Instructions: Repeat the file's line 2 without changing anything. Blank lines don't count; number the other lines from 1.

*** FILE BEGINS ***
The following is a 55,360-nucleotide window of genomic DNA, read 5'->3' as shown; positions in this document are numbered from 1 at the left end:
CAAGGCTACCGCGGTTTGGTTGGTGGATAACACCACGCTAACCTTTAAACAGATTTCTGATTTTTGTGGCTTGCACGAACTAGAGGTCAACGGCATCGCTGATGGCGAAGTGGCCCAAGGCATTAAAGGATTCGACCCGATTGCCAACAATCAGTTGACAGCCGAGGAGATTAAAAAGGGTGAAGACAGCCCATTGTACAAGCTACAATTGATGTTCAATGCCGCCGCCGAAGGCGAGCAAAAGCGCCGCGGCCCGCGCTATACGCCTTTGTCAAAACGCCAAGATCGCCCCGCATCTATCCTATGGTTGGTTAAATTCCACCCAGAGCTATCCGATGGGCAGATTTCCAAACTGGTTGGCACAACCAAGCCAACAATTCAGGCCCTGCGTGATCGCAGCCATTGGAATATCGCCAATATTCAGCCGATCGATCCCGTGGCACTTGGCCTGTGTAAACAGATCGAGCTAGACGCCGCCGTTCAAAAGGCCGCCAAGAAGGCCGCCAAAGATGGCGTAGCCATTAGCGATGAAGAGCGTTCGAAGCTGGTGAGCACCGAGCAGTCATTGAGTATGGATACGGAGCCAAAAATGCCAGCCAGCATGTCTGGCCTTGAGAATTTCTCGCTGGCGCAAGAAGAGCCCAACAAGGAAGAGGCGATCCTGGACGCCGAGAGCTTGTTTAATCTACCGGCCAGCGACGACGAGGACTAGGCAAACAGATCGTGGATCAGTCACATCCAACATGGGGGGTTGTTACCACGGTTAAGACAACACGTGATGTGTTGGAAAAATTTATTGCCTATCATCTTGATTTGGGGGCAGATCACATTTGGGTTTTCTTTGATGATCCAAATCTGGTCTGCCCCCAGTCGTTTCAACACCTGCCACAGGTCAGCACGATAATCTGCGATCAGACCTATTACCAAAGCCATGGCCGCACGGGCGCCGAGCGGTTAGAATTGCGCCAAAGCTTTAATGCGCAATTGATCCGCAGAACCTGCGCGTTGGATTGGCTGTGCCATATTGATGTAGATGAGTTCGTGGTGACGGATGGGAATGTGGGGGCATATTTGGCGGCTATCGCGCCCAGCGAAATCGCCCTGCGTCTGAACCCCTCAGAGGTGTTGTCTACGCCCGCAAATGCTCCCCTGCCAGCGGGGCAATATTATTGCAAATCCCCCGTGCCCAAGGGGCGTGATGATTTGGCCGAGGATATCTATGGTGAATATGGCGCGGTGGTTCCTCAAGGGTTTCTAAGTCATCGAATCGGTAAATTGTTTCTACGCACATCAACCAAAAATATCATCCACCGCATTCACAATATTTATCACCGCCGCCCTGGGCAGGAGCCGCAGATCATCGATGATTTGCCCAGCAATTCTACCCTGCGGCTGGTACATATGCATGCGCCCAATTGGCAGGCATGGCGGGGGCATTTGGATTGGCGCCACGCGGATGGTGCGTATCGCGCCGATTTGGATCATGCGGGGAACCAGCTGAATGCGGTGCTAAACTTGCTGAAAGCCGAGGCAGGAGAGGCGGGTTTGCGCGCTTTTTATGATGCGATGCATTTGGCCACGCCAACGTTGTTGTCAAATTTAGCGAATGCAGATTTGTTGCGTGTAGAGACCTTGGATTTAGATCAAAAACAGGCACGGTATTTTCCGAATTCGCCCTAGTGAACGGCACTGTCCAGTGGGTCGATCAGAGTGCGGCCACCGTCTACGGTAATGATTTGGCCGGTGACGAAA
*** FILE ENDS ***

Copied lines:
CAAGGCTACCGCGGTTTGGTTGGTGGATAACACCACGCTAACCTTTAAACAGATTTCTGATTTTTGTGGCTTGCACGAACTAGAGGTCAACGGCATCGCTGATGGCGAAGTGGCCCAAGGCATTAAAGGATTCGACCCGATTGCCAACAATCAGTTGACAGCCGAGGAGATTAAAAAGGGTGAAGACAGCCCATTGTACAAGCTACAATTGATGTTCAATGCCGCCGCCGAAGGCGAGCAAAAGCGCCGCGGCCCGCGCTATACGCCTTTGTCAAAACGCCAAGATCGCCCCGCATCTATCCTATGGTTGGTTAAATTCCACCCAGAGCTATCCGATGGGCAGATTTCCAAACTGGTTGGCACAACCAAGCCAACAATTCAGGCCCTGCGTGATCGCAGCCATTGGAATATCGCCAATATTCAGCCGATCGATCCCGTGGCACTTGGCCTGTGTAAACAGATCGAGCTAGACGCCGCCGTTCAAAAGGCCGCCAAGAAGGCCGCCAAAGATGGCGTAGCCATTAGCGATGAAGAGCGTTCGAAGCTGGTGAGCACCGAGCAGTCATTGAGTATGGATACGGAGCCAAAAATGCCAGCCAGCATGTCTGGCCTTGAGAATTTCTCGCTGGCGCAAGAAGAGCCCAACAAGGAAGAGGCGATCCTGGACGCCGAGAGCTTGTTTAATCTACCGGCCAGCGACGACGAGGACTAGGCAAACAGATCGTGGATCAGTCACATCCAACATGGGGGGTTGTTACCACGGTTAAGACAACACGTGATGTGTTGGAAAAATTTATTGCCTATCATCTTGATTTGGGGGCAGATCACATTTGGGTTTTCTTTGATGATCCAAATCTGGTCTGCCCCCAGTCGTTTCAACACCTGCCACAGGTCAGCACGATAATCTGCGATCAGACCTATTACCAAAGCCATGGCCGCACGGGCGCCGAGCGGTTAGAATTGCGCCAAAGCTTTAATGCGCAATTGATCCGCAGAACCTGCGCGTTGGATTGGCTGTGCCATATTGATGTAGATGAGTTCGTGGTGACGGATGGGAATGTGGGGGCATATTTGGCGGCTATCGCGCCCAGCGAAATCGCCCTGCGTCTGAACCCCTCAGAGGTGTTGTCTACGCCCGCAAATGCTCCCCTGCCAGCGGGGCAATATTATTGCAAATCCCCCGTGCCCAAGGGGCGTGATGATTTGGCCGAGGATATCTATGGTGAATATGGCGCGGTGGTTCCTCAAGGGTTTCTAAGTCATCGAATCGGTAAATTGTTTCTACGCACATCAACCAAAAATATCATCCACCGCATTCACAATATTTATCACCGCCGCCCTGGGCAGGAGCCGCAGATCATCGATGATTTGCCCAGCAATTCTACCCTGCGGCTGGTACATATGCATGCGCCCAATTGGCAGGCATGGCGGGGGCATTTGGATTGGCGCCACGCGGATGGTGCGTATCGCGCCGATTTGGATCATGCGGGGAACCAGCTGAATGCGGTGCTAAACTTGCTGAAAGCCGAGGCAGGAGAGGCGGGTTTGCGCGCTTTTTATGATGCGATGCATTTGGCCACGCCAACGTTGTTGTCAAATTTAGCGAATGCAGATTTGTTGCGTGTAGAGACCTTGGATTTAGATCAAAAACAGGCACGGTATTTTCCGAATTCGCCCTAGTGAACGGCACTGTCCAGTGGGTCGATCAGAGTGCGGCCACCGTCTACGGTAATGATTTGGCCGGTGACGAAA